Bicycle lanes and shared paths
Know the difference between bicycle lanes, bicycle paths and shared paths in NSW. Take extra care in these areas.
Bicycle lanes are designed for bicycles. Signs and road markings show you where they are.
When a bicycle lane is marked on the road, bicycle riders must use it, unless it’s not practical to do so.
Bicycle lanes start with either a sign or a road marking with both a picture of a bicycle and the word ‘Lane’.
Bicycle road markings are displayed along the bike lane to remind drivers and bicycle riders to stay within their lanes.
A bicycle lane ends with a sign or a road marking with a picture of a bicycle and the words ‘Lane end’. A bicycle lane also ends at an intersection (unless it’s at the unbroken side of the continuing road or continued across the intersection by broken lines) or at a dead end.
You can drive in a bicycle lane to avoid an obstruction. You can also drive in a bicycle lane for up to 50m to:
- enter or leave the road
- overtake another vehicle turning right or making a U-turn
- enter a lane from the side of the road.
If you need to drive in a bicycle lane, take extra care and check your surroundings for bicycles.
Bicycle paths are different from bicycle lanes. It’s optional for bicycle riders to use a bicycle path.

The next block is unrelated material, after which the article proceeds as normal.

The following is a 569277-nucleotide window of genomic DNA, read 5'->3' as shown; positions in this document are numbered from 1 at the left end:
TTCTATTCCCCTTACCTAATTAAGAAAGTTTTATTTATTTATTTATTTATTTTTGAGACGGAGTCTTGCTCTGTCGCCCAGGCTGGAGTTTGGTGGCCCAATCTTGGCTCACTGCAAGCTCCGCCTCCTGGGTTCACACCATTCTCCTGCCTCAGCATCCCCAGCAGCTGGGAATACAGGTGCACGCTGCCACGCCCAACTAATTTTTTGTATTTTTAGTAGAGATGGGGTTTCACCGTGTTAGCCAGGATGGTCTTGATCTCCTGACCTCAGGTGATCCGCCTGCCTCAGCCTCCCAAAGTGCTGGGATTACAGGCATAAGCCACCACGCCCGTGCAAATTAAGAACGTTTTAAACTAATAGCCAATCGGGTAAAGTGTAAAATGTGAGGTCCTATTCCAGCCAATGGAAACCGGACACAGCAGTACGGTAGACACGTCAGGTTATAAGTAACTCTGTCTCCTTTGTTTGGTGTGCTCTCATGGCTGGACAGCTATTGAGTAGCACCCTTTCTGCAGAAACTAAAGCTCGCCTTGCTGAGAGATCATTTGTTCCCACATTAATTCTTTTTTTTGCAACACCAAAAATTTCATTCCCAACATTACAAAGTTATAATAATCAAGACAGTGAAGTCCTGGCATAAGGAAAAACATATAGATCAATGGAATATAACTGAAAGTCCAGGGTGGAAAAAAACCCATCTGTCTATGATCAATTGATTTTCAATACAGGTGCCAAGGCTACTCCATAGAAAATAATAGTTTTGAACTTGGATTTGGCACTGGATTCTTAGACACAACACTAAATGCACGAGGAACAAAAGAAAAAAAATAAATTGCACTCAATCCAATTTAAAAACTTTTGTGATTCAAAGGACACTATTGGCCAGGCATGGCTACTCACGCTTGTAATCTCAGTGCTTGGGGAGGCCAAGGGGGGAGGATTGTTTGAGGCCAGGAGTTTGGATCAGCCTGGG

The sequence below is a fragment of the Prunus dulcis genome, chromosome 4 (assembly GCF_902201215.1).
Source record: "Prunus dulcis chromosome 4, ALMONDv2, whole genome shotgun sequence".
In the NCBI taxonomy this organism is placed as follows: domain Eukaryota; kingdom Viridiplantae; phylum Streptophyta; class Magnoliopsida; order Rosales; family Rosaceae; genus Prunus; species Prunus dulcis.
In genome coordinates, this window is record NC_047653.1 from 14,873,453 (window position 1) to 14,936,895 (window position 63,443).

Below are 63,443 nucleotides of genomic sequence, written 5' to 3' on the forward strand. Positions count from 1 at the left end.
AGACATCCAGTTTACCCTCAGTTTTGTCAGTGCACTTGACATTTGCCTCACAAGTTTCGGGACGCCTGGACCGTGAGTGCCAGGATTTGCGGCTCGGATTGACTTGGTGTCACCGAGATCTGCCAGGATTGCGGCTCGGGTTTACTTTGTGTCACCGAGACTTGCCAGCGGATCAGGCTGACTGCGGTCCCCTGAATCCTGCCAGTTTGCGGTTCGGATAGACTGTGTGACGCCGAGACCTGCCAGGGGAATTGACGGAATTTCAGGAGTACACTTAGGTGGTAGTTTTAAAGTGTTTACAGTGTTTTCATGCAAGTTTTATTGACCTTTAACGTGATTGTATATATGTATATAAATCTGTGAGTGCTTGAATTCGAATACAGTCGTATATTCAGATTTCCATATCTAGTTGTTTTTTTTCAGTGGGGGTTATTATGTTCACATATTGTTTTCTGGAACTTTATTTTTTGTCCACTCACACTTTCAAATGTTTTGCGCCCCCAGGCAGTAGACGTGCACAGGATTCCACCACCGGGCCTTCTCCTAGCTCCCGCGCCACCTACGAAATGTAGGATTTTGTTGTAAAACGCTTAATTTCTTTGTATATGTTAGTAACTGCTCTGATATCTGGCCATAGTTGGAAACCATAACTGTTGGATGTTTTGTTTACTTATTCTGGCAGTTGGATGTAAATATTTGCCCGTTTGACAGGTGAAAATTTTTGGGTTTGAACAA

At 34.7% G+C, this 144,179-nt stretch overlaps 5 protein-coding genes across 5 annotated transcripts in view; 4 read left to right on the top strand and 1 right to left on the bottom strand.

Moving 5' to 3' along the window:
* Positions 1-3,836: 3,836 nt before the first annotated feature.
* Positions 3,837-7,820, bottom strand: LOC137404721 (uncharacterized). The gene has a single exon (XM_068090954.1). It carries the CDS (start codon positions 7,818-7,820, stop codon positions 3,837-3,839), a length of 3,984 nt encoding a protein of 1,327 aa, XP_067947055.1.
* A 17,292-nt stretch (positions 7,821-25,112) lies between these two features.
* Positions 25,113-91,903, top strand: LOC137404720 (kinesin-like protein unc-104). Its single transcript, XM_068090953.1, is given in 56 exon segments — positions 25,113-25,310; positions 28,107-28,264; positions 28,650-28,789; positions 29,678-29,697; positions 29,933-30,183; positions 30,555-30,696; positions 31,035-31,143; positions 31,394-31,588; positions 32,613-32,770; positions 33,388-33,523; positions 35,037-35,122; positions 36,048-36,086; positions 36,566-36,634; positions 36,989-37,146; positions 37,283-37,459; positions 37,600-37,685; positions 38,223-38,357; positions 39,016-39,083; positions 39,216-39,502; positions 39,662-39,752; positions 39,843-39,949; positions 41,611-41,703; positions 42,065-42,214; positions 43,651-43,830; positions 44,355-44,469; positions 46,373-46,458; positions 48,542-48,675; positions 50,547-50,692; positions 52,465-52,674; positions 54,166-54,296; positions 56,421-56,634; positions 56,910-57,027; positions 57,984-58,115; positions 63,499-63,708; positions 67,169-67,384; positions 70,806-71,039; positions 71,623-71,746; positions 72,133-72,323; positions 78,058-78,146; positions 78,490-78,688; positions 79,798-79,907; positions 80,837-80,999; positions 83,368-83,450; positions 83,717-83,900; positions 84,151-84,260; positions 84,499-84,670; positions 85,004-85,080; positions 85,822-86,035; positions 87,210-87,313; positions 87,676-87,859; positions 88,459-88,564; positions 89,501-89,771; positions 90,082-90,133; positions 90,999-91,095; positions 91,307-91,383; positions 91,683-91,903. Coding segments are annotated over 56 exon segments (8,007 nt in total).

Bicycle paths start with a ‘Bicycle path’ sign or a road marking. They run alongside a road or on off-road areas.
Bicycle paths can also be used by:
- people using skateboards, foot scooters and rollerblades
- people who use wheelchairs or mobility scooters
- postal workers on motorcycles.
Other vehicles can only drive on a bicycle path if they’re entering or leaving a road, or if there’s a sign saying they can. When driving on a bicycle path, you must give way to all other road users on the path.
Shared paths can only be used by bicycle riders and pedestrians.
On shared paths, bicycle riders must:
- keep to the left (unless it’s not practical).
- give way to pedestrians. This means slowing down and even coming to a stop if necessary.
- keep to the left of any oncoming bicycle rider.
Riders of skateboards, foot scooters and rollerblades must:
- keep to the left (unless it’s not practical)
- give way to all other pedestrians.